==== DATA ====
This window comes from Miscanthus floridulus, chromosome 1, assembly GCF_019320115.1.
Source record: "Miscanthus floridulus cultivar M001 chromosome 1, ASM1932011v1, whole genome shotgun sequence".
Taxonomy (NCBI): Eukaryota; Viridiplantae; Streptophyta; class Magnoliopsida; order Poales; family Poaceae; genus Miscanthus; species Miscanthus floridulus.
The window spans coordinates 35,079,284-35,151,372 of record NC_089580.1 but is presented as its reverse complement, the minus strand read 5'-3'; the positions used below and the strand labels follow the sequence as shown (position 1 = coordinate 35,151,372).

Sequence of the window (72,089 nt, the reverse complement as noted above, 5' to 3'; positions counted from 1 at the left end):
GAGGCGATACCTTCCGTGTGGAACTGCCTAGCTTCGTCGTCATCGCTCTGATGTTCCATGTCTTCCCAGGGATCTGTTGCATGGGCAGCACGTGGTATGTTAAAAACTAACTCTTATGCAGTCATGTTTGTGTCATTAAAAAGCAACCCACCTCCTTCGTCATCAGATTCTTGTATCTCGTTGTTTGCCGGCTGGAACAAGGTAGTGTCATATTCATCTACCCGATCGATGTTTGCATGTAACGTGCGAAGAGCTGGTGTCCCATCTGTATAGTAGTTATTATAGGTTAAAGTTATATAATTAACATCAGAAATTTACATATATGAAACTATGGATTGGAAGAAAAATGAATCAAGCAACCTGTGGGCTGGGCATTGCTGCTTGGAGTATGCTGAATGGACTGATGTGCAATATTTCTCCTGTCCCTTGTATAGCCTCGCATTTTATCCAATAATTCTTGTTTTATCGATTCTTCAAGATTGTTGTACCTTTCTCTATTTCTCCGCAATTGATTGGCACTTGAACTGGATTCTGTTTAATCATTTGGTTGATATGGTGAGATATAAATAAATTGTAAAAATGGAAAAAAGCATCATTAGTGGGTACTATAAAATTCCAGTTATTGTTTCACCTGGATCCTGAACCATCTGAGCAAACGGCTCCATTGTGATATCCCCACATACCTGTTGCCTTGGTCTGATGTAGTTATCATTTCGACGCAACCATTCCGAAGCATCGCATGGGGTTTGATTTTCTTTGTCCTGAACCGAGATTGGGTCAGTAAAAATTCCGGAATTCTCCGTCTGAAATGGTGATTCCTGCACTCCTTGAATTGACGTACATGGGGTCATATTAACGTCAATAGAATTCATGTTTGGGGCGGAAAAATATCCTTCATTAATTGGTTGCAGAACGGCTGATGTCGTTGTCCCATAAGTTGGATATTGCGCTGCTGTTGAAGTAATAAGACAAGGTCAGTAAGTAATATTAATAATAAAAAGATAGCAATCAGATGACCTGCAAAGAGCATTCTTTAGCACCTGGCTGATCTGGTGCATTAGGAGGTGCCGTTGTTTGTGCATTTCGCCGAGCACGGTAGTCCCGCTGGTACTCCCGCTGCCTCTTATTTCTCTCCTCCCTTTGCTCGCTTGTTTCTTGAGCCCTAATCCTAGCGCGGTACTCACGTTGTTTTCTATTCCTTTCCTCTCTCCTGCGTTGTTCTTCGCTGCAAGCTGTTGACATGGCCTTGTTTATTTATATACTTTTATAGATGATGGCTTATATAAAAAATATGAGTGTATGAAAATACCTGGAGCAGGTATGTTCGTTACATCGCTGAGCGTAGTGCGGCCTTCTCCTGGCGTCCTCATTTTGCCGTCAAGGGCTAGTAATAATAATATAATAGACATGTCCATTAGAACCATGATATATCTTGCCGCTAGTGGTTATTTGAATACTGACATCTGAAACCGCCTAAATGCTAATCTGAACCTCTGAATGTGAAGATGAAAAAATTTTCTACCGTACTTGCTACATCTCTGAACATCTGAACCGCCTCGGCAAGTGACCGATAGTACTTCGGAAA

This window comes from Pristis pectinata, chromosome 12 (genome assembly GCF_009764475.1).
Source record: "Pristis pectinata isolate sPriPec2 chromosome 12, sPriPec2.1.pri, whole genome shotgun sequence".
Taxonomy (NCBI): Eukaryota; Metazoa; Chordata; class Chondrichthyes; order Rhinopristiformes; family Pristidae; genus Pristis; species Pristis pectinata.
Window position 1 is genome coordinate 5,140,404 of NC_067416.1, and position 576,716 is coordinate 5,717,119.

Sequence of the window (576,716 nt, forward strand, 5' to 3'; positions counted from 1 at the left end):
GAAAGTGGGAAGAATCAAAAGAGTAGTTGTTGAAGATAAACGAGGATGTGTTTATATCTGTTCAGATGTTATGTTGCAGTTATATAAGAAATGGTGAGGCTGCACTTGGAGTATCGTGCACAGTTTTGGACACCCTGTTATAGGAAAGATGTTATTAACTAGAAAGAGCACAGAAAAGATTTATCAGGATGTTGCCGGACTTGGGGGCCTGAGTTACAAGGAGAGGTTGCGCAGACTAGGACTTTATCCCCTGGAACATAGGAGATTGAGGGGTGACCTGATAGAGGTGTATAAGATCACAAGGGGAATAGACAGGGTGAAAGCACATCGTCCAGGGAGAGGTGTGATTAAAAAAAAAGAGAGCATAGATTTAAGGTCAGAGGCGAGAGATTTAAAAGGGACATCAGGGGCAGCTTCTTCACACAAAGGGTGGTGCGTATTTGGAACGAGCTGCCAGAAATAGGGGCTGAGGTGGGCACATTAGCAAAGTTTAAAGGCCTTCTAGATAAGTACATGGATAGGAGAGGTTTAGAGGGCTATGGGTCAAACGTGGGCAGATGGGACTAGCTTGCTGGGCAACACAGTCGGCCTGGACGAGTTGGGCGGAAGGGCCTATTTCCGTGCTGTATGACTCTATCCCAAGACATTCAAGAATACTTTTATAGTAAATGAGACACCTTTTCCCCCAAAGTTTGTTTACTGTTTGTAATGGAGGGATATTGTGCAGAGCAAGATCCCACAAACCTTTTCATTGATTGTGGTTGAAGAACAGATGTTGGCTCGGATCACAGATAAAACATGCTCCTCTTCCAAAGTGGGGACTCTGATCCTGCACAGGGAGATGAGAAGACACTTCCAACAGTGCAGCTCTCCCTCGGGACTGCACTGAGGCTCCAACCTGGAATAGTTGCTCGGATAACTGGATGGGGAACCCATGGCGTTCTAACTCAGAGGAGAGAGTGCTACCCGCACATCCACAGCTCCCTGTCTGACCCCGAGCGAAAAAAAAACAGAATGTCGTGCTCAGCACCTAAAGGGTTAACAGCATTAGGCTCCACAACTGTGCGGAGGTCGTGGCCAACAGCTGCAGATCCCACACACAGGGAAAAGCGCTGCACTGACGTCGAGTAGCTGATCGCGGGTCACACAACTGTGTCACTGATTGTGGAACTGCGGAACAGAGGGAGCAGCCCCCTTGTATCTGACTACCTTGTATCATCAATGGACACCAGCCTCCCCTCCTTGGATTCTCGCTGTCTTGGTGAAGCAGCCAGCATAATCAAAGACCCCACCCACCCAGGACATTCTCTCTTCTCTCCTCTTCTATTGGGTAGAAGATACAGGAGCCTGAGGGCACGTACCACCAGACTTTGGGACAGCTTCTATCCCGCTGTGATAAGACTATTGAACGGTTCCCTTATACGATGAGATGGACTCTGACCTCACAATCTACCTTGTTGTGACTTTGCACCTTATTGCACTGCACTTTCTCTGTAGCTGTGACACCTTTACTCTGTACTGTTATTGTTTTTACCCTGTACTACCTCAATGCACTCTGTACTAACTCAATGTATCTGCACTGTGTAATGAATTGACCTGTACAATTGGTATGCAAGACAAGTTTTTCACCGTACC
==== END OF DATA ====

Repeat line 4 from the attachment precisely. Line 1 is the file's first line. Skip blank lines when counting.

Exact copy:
The window spans coordinates 35,079,284-35,151,372 of record NC_089580.1 but is presented as its reverse complement, the minus strand read 5'-3'; the positions used below and the strand labels follow the sequence as shown (position 1 = coordinate 35,151,372).